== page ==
License versus Non-License States.
After introducing the new standard for patient and workplace safety regarding ionizing
radiation, particularly in CT, the Joint Commission is hopeful to mitigate the risk at hand and
bring a standard across the board regarding licensure.
The reasoning behind the push from accrediting agencies and professional organizations is to ensure and
promote patient safety by requiring technologists be educated so that they are subject matter experts. To sit for the board exam technologists are required to study topics including patient care, radiation
safety, image production, and imaging procedures.
According to a survey by the ASRT, technologists who are not certified are more likely than their peers to rely on managers and other technologists to keep them informed on the latest advancements.
The lack of current information concerns, in that their peers may fail to inform them of advancements, or could even spread misinformation. Conversely, technologists that are certified are much more likely to cite reputable sources such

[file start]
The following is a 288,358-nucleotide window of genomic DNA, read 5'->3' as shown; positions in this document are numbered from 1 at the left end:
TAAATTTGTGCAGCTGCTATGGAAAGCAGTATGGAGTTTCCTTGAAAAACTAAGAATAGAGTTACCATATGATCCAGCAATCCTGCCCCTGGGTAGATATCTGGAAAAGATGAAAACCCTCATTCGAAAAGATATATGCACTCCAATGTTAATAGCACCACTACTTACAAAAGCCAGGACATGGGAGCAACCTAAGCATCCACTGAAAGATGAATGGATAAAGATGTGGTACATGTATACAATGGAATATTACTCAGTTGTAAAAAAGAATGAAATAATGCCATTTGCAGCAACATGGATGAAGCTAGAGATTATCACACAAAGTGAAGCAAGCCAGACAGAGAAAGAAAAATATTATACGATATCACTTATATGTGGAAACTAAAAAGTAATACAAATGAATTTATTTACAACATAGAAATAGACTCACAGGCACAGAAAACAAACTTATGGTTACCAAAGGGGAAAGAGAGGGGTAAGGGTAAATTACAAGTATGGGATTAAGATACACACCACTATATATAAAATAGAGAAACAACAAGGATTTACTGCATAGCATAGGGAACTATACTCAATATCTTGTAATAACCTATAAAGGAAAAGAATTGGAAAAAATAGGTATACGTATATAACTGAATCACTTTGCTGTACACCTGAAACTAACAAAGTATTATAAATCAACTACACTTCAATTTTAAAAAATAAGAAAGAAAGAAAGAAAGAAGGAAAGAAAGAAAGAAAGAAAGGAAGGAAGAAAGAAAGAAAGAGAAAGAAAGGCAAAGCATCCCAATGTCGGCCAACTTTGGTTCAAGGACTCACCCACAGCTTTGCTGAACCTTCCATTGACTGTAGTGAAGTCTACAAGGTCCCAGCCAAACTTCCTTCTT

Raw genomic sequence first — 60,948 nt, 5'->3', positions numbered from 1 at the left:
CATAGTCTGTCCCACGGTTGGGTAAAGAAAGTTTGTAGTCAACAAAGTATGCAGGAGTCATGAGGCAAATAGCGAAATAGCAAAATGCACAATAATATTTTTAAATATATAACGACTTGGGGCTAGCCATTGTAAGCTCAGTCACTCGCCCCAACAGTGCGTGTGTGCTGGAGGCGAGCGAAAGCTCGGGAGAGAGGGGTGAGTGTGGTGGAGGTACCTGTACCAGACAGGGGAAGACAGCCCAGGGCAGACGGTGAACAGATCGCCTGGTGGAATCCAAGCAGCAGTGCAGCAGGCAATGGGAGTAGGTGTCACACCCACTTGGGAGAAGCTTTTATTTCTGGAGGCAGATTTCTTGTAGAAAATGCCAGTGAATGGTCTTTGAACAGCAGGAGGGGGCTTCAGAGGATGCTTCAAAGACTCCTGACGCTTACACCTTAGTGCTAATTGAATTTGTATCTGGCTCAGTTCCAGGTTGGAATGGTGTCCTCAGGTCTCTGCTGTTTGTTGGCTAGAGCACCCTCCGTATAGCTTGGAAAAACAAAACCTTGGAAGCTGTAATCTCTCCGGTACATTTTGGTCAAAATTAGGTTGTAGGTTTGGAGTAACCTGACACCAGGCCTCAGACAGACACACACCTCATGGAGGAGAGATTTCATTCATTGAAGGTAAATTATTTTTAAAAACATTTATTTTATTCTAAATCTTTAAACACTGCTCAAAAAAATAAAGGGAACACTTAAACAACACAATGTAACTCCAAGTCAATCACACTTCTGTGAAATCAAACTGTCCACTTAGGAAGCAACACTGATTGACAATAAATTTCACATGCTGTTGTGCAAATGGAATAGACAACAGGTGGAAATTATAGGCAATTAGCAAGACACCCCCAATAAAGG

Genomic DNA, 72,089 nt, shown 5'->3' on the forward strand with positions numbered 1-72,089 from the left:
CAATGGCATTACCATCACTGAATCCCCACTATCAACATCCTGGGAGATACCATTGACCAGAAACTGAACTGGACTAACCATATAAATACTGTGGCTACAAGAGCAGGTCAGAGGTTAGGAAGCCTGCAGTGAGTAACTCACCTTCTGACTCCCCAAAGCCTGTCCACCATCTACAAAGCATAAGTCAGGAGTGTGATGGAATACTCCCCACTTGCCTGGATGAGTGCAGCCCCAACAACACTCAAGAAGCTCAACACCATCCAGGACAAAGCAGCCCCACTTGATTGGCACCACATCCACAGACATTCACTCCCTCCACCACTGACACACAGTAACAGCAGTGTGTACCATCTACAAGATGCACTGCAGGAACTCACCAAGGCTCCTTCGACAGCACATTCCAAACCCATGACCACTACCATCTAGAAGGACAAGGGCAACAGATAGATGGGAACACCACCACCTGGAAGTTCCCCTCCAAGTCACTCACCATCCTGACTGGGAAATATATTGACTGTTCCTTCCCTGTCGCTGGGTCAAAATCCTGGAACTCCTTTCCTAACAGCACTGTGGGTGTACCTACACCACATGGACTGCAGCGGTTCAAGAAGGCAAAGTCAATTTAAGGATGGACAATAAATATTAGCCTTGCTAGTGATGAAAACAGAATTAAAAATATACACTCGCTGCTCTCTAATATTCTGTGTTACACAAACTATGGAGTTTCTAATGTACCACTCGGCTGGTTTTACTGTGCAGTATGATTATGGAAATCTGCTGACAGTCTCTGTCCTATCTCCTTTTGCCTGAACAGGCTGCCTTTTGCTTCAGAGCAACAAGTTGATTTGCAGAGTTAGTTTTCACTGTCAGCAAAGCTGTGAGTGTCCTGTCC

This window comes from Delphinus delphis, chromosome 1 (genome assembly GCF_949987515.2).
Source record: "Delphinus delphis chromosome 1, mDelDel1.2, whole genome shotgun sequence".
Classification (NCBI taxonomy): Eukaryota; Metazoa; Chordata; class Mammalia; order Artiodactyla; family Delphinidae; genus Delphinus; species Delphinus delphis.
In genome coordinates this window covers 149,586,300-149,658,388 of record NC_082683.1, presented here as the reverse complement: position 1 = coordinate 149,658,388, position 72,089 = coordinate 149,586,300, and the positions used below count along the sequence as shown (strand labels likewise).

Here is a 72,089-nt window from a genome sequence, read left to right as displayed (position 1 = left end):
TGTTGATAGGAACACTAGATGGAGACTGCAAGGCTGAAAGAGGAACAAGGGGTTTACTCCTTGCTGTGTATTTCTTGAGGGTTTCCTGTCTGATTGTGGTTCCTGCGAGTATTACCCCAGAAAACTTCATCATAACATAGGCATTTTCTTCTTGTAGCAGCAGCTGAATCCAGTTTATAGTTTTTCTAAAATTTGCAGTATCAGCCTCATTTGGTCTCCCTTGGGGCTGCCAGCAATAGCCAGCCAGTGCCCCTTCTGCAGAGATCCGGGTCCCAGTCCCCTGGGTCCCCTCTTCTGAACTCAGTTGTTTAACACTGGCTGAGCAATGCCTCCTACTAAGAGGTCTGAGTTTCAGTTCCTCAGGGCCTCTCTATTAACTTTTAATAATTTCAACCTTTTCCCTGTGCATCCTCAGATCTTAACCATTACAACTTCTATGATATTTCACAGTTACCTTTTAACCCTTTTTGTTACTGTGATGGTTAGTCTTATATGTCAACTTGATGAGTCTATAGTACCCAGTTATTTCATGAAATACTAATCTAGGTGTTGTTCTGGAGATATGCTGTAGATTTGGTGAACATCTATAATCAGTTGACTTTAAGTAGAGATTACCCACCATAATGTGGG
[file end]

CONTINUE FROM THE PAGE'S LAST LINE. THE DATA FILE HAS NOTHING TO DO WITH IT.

as professional journals and workshops, and continuing education credits, as their way of staying up-to-date.
There are also economic reasons that technologists would want to make sure licensure is required to their field. The simple principle of supply and demand dictates that if licensure is required, then the supply of qualified technologists is decreased and the demand will increase. This will cause an increase in compensation to the limited number of qualified technologists.
The reasoning behind non-licensure is that the cost of technologists will decrease for the healthcare organization because they do not have the qualifications that licensure requires. This is less expense for the organization.
Radiol Open J. 2017; 2(2): e4-e5. doi: 10.17140/ROJ-2-e005